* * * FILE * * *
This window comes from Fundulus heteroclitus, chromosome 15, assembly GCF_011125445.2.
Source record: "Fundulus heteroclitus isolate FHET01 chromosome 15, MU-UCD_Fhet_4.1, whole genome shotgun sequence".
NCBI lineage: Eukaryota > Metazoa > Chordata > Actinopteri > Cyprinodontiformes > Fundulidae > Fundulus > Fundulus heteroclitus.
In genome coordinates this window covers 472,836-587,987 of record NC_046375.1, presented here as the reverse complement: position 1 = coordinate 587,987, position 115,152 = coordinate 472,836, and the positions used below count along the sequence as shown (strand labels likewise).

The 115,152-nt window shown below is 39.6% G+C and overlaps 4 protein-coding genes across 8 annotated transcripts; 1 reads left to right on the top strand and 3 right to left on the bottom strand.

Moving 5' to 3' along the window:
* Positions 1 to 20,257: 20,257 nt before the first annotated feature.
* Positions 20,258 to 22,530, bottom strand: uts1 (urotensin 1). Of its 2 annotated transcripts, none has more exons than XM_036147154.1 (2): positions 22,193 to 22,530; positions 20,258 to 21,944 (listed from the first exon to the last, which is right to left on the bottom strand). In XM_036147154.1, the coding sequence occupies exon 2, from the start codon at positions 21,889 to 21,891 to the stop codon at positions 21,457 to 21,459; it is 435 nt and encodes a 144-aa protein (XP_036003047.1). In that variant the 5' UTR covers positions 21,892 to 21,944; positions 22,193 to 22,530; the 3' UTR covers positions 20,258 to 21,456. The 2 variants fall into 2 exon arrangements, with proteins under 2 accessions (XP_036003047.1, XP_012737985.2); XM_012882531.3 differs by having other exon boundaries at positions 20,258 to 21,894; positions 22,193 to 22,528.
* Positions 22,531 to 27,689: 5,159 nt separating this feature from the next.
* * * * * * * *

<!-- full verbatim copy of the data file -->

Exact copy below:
This window comes from Fundulus heteroclitus, chromosome 15, assembly GCF_011125445.2.
Source record: "Fundulus heteroclitus isolate FHET01 chromosome 15, MU-UCD_Fhet_4.1, whole genome shotgun sequence".
NCBI lineage: Eukaryota > Metazoa > Chordata > Actinopteri > Cyprinodontiformes > Fundulidae > Fundulus > Fundulus heteroclitus.
In genome coordinates this window covers 472,836-587,987 of record NC_046375.1, presented here as the reverse complement: position 1 = coordinate 587,987, position 115,152 = coordinate 472,836, and the positions used below count along the sequence as shown (strand labels likewise).

The 115,152-nt window shown below is 39.6% G+C and overlaps 4 protein-coding genes across 8 annotated transcripts; 1 reads left to right on the top strand and 3 right to left on the bottom strand.

Moving 5' to 3' along the window:
* Positions 1 to 20,257: 20,257 nt before the first annotated feature.
* Positions 20,258 to 22,530, bottom strand: uts1 (urotensin 1). Of its 2 annotated transcripts, none has more exons than XM_036147154.1 (2): positions 22,193 to 22,530; positions 20,258 to 21,944 (listed from the first exon to the last, which is right to left on the bottom strand). In XM_036147154.1, the coding sequence occupies exon 2, from the start codon at positions 21,889 to 21,891 to the stop codon at positions 21,457 to 21,459; it is 435 nt and encodes a 144-aa protein (XP_036003047.1). In that variant the 5' UTR covers positions 21,892 to 21,944; positions 22,193 to 22,530; the 3' UTR covers positions 20,258 to 21,456. The 2 variants fall into 2 exon arrangements, with proteins under 2 accessions (XP_036003047.1, XP_012737985.2); XM_012882531.3 differs by having other exon boundaries at positions 20,258 to 21,894; positions 22,193 to 22,528.
* Positions 22,531 to 27,689: 5,159 nt separating this feature from the next.